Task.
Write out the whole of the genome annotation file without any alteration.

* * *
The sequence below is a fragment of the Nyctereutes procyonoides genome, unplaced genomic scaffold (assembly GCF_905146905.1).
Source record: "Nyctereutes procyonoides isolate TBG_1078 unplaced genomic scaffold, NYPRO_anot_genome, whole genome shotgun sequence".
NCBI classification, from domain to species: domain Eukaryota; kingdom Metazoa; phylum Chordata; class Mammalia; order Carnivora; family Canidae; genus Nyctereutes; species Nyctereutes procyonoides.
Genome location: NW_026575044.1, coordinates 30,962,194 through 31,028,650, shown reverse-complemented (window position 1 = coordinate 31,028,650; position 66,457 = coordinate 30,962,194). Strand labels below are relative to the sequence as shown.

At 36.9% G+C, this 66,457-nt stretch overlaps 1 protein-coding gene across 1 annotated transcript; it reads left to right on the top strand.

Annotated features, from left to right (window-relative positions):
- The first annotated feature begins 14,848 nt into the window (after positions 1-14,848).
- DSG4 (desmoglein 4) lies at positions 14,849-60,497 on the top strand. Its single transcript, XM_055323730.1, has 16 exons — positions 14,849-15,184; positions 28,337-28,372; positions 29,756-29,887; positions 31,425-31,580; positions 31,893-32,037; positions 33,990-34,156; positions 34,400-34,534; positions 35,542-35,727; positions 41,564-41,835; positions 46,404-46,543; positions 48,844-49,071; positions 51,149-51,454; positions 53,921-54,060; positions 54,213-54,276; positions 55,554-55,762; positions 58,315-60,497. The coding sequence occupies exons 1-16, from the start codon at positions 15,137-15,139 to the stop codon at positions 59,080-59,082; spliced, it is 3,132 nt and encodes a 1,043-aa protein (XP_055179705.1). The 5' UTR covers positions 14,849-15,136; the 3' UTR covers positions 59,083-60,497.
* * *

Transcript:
The sequence below is a fragment of the Nyctereutes procyonoides genome, unplaced genomic scaffold (assembly GCF_905146905.1).
Source record: "Nyctereutes procyonoides isolate TBG_1078 unplaced genomic scaffold, NYPRO_anot_genome, whole genome shotgun sequence".
NCBI classification, from domain to species: domain Eukaryota; kingdom Metazoa; phylum Chordata; class Mammalia; order Carnivora; family Canidae; genus Nyctereutes; species Nyctereutes procyonoides.
Genome location: NW_026575044.1, coordinates 30,962,194 through 31,028,650, shown reverse-complemented (window position 1 = coordinate 31,028,650; position 66,457 = coordinate 30,962,194). Strand labels below are relative to the sequence as shown.

At 36.9% G+C, this 66,457-nt stretch overlaps 1 protein-coding gene across 1 annotated transcript; it reads left to right on the top strand.

Annotated features, from left to right (window-relative positions):
- The first annotated feature begins 14,848 nt into the window (after positions 1-14,848).
- DSG4 (desmoglein 4) lies at positions 14,849-60,497 on the top strand. Its single transcript, XM_055323730.1, has 16 exons — positions 14,849-15,184; positions 28,337-28,372; positions 29,756-29,887; positions 31,425-31,580; positions 31,893-32,037; positions 33,990-34,156; positions 34,400-34,534; positions 35,542-35,727; positions 41,564-41,835; positions 46,404-46,543; positions 48,844-49,071; positions 51,149-51,454; positions 53,921-54,060; positions 54,213-54,276; positions 55,554-55,762; positions 58,315-60,497. The coding sequence occupies exons 1-16, from the start codon at positions 15,137-15,139 to the stop codon at positions 59,080-59,082; spliced, it is 3,132 nt and encodes a 1,043-aa protein (XP_055179705.1). The 5' UTR covers positions 14,849-15,136; the 3' UTR covers positions 59,083-60,497.